[From my Sept/Oct 1999 newsletter – thought I was done with all of these! I have tweaked this one quite a bit to incorporate some of the newer ideas I have on vocal technique.]
I’ve asked a lot of people how much time they put in on practicing each day. These are some of the answers I’ve received:
- Oh, I sing in choir every day so I don’t need to practice.
- I can’t remember what I’m supposed to practice.
- I’m too embarrassed to practice where people can hear me/my neighbors complain when I practice/I don’t have anywhere to practice.
- I get so busy I forget.
- I practice for hours, till I lose my voice.
- Your choir director is preparing you for the art of choral singing. He/she is teaching you to blend as part of an ensemble. I am teaching you to develop your voice as a soloist. These are very different goals. You need to practice the exercises that you have been given in lessons in addition to the vocalises that you do in choir.
- A lot of vocalises are done every week. A lot of them are done on the spot to correct your individual vocal concerns(s). During your lessons, I ask you how things feel while you’re doing them … this is so that you will do them with care and thought of what is going on in your body. Mindful of their function, rather than just throwing them off. If you really can’t remember your exercises, I invite you to take time during your lesson to write them down OR to bring a flash drive to insert into my piano and record the exercises. You can also do this on your iPod or iPhone (there’s an app for that!) Also, all of you were given my BRAAP sheets at your second lesson, which is an overview of a variety of exercises and their function (Breath, Resonance, Alignment, Articulation & Phonation).
- Oh come on.*
- Oh come on.**
- I’m so glad you’re so enthusiastic, but don’t practice more than an hour at a time. Your vocal folds are delicate folds of tissue and overuse can be damaging. Practice intelligently and efficiently.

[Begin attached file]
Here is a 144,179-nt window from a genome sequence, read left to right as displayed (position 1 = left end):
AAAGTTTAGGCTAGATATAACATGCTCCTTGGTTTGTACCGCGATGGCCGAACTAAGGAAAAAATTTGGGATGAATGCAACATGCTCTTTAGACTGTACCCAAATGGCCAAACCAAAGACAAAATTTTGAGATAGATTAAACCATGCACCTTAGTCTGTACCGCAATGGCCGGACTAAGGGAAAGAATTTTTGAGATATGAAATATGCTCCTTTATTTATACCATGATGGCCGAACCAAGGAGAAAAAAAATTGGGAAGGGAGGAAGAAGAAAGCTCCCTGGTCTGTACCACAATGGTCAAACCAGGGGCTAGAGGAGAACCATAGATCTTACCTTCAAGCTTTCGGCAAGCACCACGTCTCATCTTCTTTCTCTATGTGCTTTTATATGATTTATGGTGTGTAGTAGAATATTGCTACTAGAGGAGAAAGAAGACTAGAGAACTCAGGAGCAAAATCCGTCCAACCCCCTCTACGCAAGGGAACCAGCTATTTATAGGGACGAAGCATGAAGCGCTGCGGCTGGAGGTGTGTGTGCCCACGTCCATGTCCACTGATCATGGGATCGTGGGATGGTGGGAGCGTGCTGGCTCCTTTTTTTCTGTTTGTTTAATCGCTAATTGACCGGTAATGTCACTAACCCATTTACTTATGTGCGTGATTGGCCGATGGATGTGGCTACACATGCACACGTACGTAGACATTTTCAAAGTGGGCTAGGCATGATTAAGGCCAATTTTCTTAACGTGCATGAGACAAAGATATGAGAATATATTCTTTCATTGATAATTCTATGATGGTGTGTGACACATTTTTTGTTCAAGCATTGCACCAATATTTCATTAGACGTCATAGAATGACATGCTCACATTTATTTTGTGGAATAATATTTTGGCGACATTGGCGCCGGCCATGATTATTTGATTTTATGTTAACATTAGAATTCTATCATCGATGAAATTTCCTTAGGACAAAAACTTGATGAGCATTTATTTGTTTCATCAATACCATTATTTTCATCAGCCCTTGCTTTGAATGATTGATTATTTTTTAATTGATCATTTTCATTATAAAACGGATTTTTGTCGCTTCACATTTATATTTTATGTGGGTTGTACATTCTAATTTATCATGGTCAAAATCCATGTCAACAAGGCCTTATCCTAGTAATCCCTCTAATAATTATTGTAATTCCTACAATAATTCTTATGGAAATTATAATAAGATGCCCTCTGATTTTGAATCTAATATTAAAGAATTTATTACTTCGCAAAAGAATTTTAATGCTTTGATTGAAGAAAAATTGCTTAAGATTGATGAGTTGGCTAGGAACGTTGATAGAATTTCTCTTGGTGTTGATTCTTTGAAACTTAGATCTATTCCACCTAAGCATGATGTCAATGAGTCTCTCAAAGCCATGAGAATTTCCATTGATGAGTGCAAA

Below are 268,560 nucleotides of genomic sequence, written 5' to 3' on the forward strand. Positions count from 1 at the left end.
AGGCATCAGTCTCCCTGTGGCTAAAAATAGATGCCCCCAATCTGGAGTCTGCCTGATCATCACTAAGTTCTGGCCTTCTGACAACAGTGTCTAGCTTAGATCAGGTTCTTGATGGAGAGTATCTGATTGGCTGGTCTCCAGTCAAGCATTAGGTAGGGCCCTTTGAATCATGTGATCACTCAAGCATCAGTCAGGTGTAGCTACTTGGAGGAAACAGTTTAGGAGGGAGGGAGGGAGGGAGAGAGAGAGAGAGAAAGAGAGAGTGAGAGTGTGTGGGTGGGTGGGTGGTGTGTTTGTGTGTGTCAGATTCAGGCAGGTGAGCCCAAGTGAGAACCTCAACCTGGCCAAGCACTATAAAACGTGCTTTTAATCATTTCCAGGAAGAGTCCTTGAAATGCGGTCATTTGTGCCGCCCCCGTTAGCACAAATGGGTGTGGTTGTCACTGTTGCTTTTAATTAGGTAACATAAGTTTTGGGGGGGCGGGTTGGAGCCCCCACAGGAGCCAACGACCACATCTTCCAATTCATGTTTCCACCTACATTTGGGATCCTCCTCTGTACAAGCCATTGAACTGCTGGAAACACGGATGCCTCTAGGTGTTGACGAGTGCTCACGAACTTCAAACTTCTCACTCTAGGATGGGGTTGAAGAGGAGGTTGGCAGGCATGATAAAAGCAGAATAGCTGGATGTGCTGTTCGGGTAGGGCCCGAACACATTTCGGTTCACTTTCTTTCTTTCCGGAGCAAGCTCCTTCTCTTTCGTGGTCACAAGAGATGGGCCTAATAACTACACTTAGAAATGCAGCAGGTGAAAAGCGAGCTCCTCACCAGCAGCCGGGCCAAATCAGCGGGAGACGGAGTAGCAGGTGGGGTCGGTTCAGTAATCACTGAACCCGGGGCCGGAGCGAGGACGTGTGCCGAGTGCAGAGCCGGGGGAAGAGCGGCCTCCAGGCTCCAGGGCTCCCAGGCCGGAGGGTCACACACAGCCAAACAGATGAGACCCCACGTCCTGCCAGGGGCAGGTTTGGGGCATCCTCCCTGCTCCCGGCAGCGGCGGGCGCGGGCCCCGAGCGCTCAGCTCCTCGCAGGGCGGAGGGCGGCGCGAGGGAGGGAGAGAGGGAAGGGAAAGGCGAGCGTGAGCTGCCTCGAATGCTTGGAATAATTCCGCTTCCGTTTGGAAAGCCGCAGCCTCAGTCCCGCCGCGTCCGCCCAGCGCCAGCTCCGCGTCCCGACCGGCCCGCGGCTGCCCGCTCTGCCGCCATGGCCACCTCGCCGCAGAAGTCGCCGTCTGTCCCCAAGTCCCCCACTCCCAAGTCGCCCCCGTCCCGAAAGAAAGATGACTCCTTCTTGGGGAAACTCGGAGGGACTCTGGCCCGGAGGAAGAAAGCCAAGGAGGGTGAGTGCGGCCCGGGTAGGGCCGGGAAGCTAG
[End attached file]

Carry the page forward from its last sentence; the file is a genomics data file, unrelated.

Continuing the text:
- So why are you taking lessons? (See final paragraph of this blog.)
- Physically warm up. This means get into the appropriate physical place for singing. Rotate your shoulders, lift your arms up over your head and back down, gentle neck rolls, rag doll down and back. Stretch. 2 minutes.
- Do some breathwork. Pant like a puppy, inhale on a K, exhale on a slow “sss.” 1 minute
- Warm up the voice/isolate registers. Slides and sirens in your head voice on [u], lip trills, tongue trills, tongue between the teeth on “th.” Go to your chest voice and do simple short exercises on “no” or “ho” (Santa!) or “nyah.” 2 minutes.
- Scales and vocalises/mix. Refer to the exercise sheets or your notes or recordings. 10 minutes.
- Repertoire (The Music). Don’t just run through it. Take your time and do it right. “Practice doesn’t make perfect, it makes permanent.” (Marianna Busching, although I suspect others have said it as well.) If something is new, work through it on different syllables before you put in the words. Take it apart and work on it in sections. 20-30 minutes.
- Go through the rhythms. Clap them out, write in the beats if you are having any problems.
- Go through the text. Make it mean something to you. Write it out for yourself. Take a sheet of paper and write out three columns:
- The original text to be sung
- The literal translation (if foreign).
- Your “inner monologue.” What this text means to you. Create a character if you can’t find a meaning for yourself.
- Go through the diction. Say it slowly. If you need to write in pronunciation cues for yourself, whether through IPA (international phonetic alphabet) or your own personal shorthand, do so.
- Do some research. Find out about the poet. Where did the poem come from? What’s the historical significance? What was going on when this song was written? What was the composer’s story? Use the Internet – that’s why Al Gore created it. 🙂
- Listen to recordings, not to imitate it but to hear how everything fits together: the text and melody, the harmonies, the instrumentation/orchestration, the texture. But really listen: don’t just use it as background music.
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